Saucepans with thin or bumpy bottoms, glass lids with thin metal bands that warp so that the lid doesn't fit, plastic handles that exude nasty smells when even slightly hot, and then melt...metal handles that come off pans full of boiling water...I met them all when I first tried to buy cookware in Japan. In the past FEW years, quality here has improved a lot, but paying to ship my Scandina pans from NZ was money well spent.

(I think Scandina no longer make cookware, though?)

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I agree with you whole heartedly. I just wonder how my mother did what she did with what she had for soooo many years?

I'm spoiled with the tools I have, so it makes it that much more mind boggling how she did it! I think parent's almost always do things better than their children (at least I think that is what most of us want to believe deep down).

"Live every moment as if your hair were on fire" Zen Proverb

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I threw EVERYTHING out and purchased an almost complete set of Falk Culinair after purchasing a few pans from them. Copper at 2.5mm thickness is so faster to heat and conducts so evenly, that nothing compares.

I guess I would have to somewhat agree with Dick about copper - I think it's pretty great at most cooking tasks (I'm a convert!). But there are a few pieces that I would definitely not want copper exterior-SS interior:

- Stockpot - gawd...copper is heavy enough as it is....and full copper in a stockpot is serious overkill. I think the copper stockpots on the market are copper-Tin interior anyways.

- Nonstick omelet pan - I guess copper exterior/NS interior would be nice, but I'm not rich enough to be able to throw away my copper pan after the NS coating wears off!

- Wok - SS is way too sticky for stir-frying meat and rice. Plus, I like a nice light metal (like carbon steel) to toss around, and you can't get the "wok chi" from SS.

- Indoor grill - I don't think it's even available in copper...besides, I would choose cast iron for this one

Edited: changed can to can't!

An attempt to answer your questions:

1. My copper stockpots are stainless steel lined and they are 8 and 11 qts. Yes, they are heavy.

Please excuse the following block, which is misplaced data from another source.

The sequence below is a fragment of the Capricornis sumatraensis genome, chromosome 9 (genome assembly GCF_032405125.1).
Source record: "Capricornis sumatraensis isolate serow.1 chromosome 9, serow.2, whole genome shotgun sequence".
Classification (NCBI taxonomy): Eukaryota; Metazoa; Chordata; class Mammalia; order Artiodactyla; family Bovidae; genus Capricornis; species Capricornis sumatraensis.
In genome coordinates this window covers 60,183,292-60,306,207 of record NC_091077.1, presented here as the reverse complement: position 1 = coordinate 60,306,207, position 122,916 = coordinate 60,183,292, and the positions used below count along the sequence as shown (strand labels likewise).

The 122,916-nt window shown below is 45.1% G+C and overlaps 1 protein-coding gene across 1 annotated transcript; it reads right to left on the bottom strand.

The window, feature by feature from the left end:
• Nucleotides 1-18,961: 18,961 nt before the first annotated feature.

2. The Falk culinair pots and pans are stainless steel lined. I guess i did not adequately convey that the SS lining is as good as any non-stick coated pan I have ever used, hence my conclusion as to the real function of non stick coatings for aluminum pans.

3. We use a traditional wok and the largest evasee that Falk makes as a wok at times. Works great and frankly I can't tell the difference other than the weight.

4. We grill outside only. -Dick

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An attempt to answer your questions:

1. My copper stockpots are stainless steel lined and they are 8 and 11 qts. Yes, they are heavy.

2. The Falk culinair pots and pans are stainless steel lined. I guess i did not adequately convey that the SS lining is as good as any non-stick coated pan I have ever used, hence my conclusion as to the real function of non stick coatings for aluminum pans.

3. We use a traditional wok and the largest evasee that Falk makes as a wok at times. Works great and frankly I can't tell the difference other than the weight.

4. We grill outside only. -Dick

Oops, I didn't mean to offend - just wanted to relate my experiences. :shock:

So I guess I was trying to describe some of my favorite pans, but I wasn't very successful! So here's my list:

1) 14in Carbon Steel wok

2) 3Qt Mauviel 2.0mm copper saute pan w/ stainless steel handles (the 2.5mm version was waaayyyy too heavy without a helper handle, plus I really like these stay-cool, non-metallic-smelling, non-rusting handles)

3) 2 1/2Qt Calphalon Copper Tri-Ply Shallow "saucepan" (I use this for a saute pan too) - I think this is probably my favorite, most versatile pan that actually makes me really really happy every time I use it.

4) 2Qt Falk copper evasee

5) 3Qt cheapo saucepan

6) 7Qt Le Creuset doufeu

7) 16Qt Chefmate SS-Aluminum disk bottom stockpot (recently replaced my honking 24qt one - toooo big for me to manuver)

I'm not the egg maker or the potsticker fryer in my household, so there's no non-stick on my list. :wink: I should definitely try out Dick's recommendation for using my copper as a non-stick though.